“I can’t leave the kids with my partner/grandparents by themselves”
“It’s not worth paying a babysitter”
But the danger is one day leads to another, leads to a week, a month, a year, leads to 10 years of picking up after your kid, neglecting yourself, feeling guilty, feeling guilty…always feeling guilty about something.
What guilt really means
Many of us parents feel guilty because we adore our kids — and we want the best for them.
We’re aiming for perfection. Perfect parenting. According to who? No one knows exactly. Just that we need to aim for it.
We believe in laboriously making regular home-cooked dinners because it’s healthier for the kids.
Though we’re so over the week and the last thing we feel like doing is cooking on a Friday night.
We believe putting her into plenty of extracurricular activities will help her feel confident.
Though it all adds up to be damn expensive and puts a strain on finances, and parent relationships.
We believe we need to get a home in the right school zone to give her a better future.
Though we don’t like the area, we don’t want to move, and it’s not convenient for anyone.
We believe in missing out on exercise because our kids need us. And it’s been so long it’s all too hard now.
Though our muffin tops are turning into seal blubber, we puff upstairs, and give our partners the ‘don’t fucking touch me, can’t you see I’m wrecked?’ look when they dare to put a little finger on our thigh.
I’m sick of feeling guilty
And so should you.
We love our kids so much we hyperventilate at the mere thought of losing them. That’s why we angrily scold them when they wander onto the road, unbuckle their seatbelts, or catch a bad cold from playing in the rain without a jacket.
We have a bad case of FOMO (fear of missing out) for them. That’s why we sign them up for tennis, swimming, music, dance, reading time, buy maths software for them and a Japanese accelerated learning program before they’re hit 5.
We feel like we’re not enough when our partner comes home from work and we have dishes piled in the sink, toys are strewn all over the floor, and dinner hasn’t been made — because we made a point of ignoring it to work on the business, or go to a job, rather than spending all our free time cleaning the house.
Even when no one makes us feel guilty, we do it ourselves.
Let’s stop the guilt now!
We don’t need to put on hold our lives, our friends, our health, our sanity, for the sake of our kid.
How can we possibly give our kids the best of ourselves — of everything when we’re tired. Unhappy. Stressed. Overworked. Underpaid. Cranky. Guilty. Impatient.
For the sake of our kid, we need to be doing the exact opposite:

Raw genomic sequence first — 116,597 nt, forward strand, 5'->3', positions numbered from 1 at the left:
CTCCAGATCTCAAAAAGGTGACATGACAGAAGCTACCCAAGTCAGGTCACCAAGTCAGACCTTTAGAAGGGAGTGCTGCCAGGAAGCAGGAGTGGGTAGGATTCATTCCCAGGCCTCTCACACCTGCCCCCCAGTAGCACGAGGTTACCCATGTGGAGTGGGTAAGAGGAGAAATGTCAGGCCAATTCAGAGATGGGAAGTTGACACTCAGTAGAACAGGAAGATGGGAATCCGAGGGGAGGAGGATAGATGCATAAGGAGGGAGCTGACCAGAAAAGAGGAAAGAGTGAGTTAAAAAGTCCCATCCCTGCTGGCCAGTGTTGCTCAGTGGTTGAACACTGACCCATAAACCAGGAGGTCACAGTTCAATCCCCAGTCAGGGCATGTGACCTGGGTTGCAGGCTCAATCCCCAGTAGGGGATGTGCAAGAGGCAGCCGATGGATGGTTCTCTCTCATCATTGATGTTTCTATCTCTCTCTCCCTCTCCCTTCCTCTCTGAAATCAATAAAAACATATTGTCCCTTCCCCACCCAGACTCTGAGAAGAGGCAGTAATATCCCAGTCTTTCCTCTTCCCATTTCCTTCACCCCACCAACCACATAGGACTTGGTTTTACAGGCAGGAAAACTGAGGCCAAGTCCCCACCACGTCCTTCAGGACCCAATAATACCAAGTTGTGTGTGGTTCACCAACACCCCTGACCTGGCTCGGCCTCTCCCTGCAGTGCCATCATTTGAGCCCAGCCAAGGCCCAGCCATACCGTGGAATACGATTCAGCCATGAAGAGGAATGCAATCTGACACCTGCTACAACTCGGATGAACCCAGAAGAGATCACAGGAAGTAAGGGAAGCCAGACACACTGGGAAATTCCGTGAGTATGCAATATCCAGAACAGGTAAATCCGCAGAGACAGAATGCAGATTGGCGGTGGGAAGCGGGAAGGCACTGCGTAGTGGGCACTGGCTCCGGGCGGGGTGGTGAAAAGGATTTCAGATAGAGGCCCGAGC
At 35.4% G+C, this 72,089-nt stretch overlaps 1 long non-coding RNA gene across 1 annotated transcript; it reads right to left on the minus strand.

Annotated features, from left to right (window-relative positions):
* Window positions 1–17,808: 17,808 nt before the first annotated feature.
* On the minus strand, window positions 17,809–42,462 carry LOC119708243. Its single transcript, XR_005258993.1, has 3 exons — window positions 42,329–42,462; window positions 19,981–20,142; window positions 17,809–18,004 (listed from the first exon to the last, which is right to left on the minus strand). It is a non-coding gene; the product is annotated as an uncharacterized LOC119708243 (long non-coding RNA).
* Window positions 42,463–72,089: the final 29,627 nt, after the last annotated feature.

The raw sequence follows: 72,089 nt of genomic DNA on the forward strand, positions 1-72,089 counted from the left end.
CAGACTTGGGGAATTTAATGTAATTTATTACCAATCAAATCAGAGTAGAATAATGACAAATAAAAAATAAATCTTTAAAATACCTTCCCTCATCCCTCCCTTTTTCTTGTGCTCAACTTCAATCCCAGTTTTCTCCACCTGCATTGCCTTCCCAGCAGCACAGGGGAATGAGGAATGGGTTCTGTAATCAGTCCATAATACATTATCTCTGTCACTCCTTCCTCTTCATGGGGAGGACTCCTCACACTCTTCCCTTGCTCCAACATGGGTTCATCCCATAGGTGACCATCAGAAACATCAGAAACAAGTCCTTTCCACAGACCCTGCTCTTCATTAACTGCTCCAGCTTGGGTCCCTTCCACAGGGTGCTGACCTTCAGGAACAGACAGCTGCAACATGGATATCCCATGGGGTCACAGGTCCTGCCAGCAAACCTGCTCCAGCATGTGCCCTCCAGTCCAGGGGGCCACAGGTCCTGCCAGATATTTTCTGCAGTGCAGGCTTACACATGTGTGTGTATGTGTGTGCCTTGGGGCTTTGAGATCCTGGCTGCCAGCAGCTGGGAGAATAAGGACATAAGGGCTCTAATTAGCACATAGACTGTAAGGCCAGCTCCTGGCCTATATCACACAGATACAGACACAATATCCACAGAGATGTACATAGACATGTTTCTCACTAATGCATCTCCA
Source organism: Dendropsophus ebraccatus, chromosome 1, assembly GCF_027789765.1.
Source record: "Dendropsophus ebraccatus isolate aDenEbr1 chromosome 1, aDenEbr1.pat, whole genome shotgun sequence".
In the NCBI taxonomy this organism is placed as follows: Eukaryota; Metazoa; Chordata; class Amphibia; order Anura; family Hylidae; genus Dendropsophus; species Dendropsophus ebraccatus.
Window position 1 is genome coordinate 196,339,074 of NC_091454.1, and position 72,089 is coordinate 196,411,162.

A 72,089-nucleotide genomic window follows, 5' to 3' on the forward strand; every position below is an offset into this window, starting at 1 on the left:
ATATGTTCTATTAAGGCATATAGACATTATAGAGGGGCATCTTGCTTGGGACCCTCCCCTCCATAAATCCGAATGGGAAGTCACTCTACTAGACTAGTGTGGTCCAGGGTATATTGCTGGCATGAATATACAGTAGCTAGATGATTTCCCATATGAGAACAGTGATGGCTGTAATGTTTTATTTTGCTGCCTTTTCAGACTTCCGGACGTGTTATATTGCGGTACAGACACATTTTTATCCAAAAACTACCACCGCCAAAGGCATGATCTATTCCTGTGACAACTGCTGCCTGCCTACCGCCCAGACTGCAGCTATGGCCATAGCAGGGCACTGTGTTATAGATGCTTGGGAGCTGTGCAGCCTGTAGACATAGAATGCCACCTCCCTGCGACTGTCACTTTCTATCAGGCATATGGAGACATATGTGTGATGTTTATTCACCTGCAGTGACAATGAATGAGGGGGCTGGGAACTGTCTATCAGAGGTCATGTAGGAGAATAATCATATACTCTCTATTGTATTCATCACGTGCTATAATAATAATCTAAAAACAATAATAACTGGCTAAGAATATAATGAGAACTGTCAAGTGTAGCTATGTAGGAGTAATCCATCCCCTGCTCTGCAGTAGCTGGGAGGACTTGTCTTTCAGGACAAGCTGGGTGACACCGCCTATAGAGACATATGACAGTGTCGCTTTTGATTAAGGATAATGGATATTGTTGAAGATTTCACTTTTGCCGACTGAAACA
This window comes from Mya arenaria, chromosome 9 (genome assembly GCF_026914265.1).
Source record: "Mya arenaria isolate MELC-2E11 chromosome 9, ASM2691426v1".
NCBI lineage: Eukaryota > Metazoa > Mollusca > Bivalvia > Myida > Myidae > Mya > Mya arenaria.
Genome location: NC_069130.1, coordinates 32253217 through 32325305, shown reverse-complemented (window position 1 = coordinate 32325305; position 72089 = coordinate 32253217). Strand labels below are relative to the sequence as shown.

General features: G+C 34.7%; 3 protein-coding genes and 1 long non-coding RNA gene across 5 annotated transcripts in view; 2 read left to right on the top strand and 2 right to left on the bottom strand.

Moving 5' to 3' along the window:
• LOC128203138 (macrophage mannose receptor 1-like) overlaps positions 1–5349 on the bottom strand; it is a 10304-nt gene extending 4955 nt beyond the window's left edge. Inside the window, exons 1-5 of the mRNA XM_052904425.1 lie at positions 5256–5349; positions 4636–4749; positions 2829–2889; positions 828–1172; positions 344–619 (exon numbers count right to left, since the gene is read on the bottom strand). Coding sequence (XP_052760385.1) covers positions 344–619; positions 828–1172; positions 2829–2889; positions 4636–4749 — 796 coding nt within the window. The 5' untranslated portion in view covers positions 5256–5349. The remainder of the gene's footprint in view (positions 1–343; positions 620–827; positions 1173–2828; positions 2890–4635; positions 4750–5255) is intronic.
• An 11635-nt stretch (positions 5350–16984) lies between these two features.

Do what excites us and brings us joy.
Spend quality time with our friends and family.
Make exercise a must.
Schedule ‘me time’. Especially if you are an introvert as I am. Go for a hike. Yoga. A run. A bike ride. A spa treatment.
Go away for a child-free, even partner-free weekend.
Share your stresses and your vulnerabilities. It will transform your life.
Ask for help.
Define success — our own version of it. Rather than our mum’s, our neighbor’s, our kid’s teacher’s, or the whiny woman who walks past us waiting to cross the road and feels the need to comment “she’s just a little girl, put a dress on her”.
American research professor Dr. Brene Brown tells us the solution to perfection is compassion. Self-love. Believe you are worthy. Because you are.
Parents, let’s listen to people like her. And less to people like the judgemental outspoken stranger on the street. Or even our well-meaning relatives.
On the way home after missing my class, I racked my brain thinking of a way to let go of my anger.
I’d go home, shut the study door, and start writing, I thought. She could read a book or *gulp* watch TV by herself for an hour and a half.
Then I noticed the gorgeous cloudless blue sky, the delicious warmth on my skin, an occurrence that doesn’t usually happen in April in Melbourne.
I remembered we wanted to get her off training wheels before the school term begins.
I remembered that fresh air every day was good for kids.
And a jog outdoors would surely calm me down.
It helped both of us. I said sorry for losing my shit — and explained why it happened. She understood and perhaps she will try better next time. As I would.
But I didn’t feel guilty about blowing my top. It would have been nice if it didn’t happen. But so many things in life are nice if they don’t happen, aren’t they?
We are parents. We are human. It will happen again.
But through awareness, self-compassion, and honesty, we will do the best we can for our kids. So let’s chill out, feel what we feel, do what we do…
and not feel so guilty all the time.